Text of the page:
Abstract 080: Validity of Performance Measures for Heart Failure

    loading  Checking for direct PDF access through Ovid

Abstract

Background: Numerous quality metrics for heart failure care now exist based on process (from clinical guidelines) or outcome (readmission and mortality). It is unclear, however, how valid these measures are at serving as indicators of hospital quality for patients with heart failure (HF). We sought to determine validity by comparing convergent validity (correlation among measures) and reliability (correlation over time).

Methods: We gathered data on several HF performance measures from the Veterans Affairs Health Care System from 2008-2013. Process data are collected through chart review of a random sample of facilities. There are between 114 and 119 facilities that have at least one patient that is a treatment candidate each year. There are a mean 72 patients per facility per year included. For each facility and each year, we determined, among ideal candidates, use of ACE-inhibitor (ACEi), any beta-blocker (BB), recommended beta-blocker (rBB) (carvedilol, metoprolol succinate, bisoprolol), mineralocorticoid receptor antagonist (MRA), hydralazine/isosorbide dinitrate in African Americans, as well as rates of 30-day readmission, 30-day mortality, and 1-year mortality. We measured validity in 2 ways: determining correlations between measures, assuming that if a measure is associated with overall “quality” that it should be correlated with the other measures, and year-to-year reliability, assuming that if a measure has a good signal/noise ratio then there should be a strong correlation from one year to the next.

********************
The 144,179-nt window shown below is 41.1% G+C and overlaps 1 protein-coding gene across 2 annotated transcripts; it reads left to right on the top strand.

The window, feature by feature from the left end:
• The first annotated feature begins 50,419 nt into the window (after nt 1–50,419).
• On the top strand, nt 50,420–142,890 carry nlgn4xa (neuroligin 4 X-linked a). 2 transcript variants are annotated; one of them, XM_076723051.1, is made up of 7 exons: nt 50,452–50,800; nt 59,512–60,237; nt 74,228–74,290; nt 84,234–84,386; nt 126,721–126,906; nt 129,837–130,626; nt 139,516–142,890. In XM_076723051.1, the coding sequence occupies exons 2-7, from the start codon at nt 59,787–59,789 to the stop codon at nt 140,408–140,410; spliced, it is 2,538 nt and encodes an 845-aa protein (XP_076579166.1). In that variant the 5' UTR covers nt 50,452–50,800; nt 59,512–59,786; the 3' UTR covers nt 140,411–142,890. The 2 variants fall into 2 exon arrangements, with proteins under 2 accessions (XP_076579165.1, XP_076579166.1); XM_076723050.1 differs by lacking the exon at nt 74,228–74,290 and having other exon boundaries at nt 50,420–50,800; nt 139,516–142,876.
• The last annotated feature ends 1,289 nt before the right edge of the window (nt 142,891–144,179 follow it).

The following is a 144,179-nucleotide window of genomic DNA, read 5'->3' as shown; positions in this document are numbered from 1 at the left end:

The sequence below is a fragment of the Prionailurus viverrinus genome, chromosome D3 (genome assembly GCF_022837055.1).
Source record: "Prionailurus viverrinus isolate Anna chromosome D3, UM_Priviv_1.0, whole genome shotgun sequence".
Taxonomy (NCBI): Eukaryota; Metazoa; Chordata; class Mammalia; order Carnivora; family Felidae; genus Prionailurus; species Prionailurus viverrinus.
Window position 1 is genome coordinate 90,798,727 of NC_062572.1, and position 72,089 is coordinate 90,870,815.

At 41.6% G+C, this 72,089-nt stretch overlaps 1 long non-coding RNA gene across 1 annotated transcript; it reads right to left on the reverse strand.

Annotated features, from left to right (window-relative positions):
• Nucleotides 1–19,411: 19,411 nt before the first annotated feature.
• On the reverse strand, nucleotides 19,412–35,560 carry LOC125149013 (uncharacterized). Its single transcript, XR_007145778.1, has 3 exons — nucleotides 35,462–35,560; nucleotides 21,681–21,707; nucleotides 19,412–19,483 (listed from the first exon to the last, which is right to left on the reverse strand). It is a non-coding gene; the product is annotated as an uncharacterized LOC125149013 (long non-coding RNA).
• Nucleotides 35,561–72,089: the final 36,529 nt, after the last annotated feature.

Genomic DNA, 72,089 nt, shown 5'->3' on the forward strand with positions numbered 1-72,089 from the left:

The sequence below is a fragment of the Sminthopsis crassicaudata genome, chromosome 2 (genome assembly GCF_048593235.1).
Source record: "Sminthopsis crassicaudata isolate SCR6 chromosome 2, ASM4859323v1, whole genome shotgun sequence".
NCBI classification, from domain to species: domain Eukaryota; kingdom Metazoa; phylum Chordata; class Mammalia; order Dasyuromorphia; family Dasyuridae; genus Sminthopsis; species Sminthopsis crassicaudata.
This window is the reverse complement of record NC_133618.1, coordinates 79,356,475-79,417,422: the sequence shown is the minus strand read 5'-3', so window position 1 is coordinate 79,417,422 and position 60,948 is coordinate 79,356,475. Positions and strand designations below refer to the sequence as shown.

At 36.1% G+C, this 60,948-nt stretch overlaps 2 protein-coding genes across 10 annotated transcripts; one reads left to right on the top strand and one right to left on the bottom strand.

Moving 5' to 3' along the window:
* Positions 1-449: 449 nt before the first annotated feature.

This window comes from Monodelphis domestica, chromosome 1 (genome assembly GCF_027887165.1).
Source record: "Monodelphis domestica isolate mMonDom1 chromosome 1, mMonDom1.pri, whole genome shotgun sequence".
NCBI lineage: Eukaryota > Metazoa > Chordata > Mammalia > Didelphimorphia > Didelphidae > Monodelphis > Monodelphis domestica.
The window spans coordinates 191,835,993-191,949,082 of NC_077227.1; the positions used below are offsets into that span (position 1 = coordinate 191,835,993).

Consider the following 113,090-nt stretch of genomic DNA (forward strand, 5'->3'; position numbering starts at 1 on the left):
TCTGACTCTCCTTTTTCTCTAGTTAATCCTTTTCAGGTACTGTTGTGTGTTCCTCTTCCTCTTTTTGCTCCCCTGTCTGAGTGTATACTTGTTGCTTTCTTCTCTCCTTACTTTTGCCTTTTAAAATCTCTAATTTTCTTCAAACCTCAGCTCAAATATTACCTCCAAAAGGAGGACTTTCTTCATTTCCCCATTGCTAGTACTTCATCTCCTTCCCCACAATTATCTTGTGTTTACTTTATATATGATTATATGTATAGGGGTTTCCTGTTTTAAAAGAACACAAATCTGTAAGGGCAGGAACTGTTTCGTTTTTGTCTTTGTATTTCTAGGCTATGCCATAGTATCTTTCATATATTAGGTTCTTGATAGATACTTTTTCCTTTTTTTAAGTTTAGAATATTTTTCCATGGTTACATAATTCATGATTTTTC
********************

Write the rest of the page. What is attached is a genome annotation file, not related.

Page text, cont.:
Results: Data were available for 55,735 hospitalizations for HF from 2008-2013. In determining correlations between performance measures, we found a statistically significant correlation between ACEi and rBB (R=0.25, p<0.001), ACE inhibitors and any BB (R=0.20, p<0.001), ACEi and 30-day mortality (R=-0.08, p<0.05), ACEi and 1-year mortality (R=-0.12, p<0.01), rBB and MRA (R=0.12, p<0.01), rBB and 30-day mortality (R=-0.11, p<0.01), rBB and 1-year mortality (R=-0.18, p<0.001), any BB and MRA (R=0.12, p<0.01), any BB and 30-day mortality (-0.08, p<0.05), and any BB and 1-year mortality (R=-0.13, p<0.001). Additionally, both rBB and any BB showed statistically significant year-to-year reliability (R=0.57, p<0.0001 and R=0.48, p<0.0001 respectively). MRA, 30-day mortality, and 1-year mortality also had similar reliability (R=0.50, R=0.42, R=0.41, respectively, p<0.0001), but not ACEi (R=0.04, p=0.71). Readmission within 30 days and hydralazine/nitrate were not reliable year-to-year nor did they correlate with any of the above performance measures.

Conclusion: BB, ACEi and MRA use rates showed evidence of validity as measures of HF quality through correlation with each other, mortality and/or year to year reliability. In contrast, 30-day readmission was poorly correlated with process of care and mortality and had poor reliability.

Related Topics

    loading  Loading Related Articles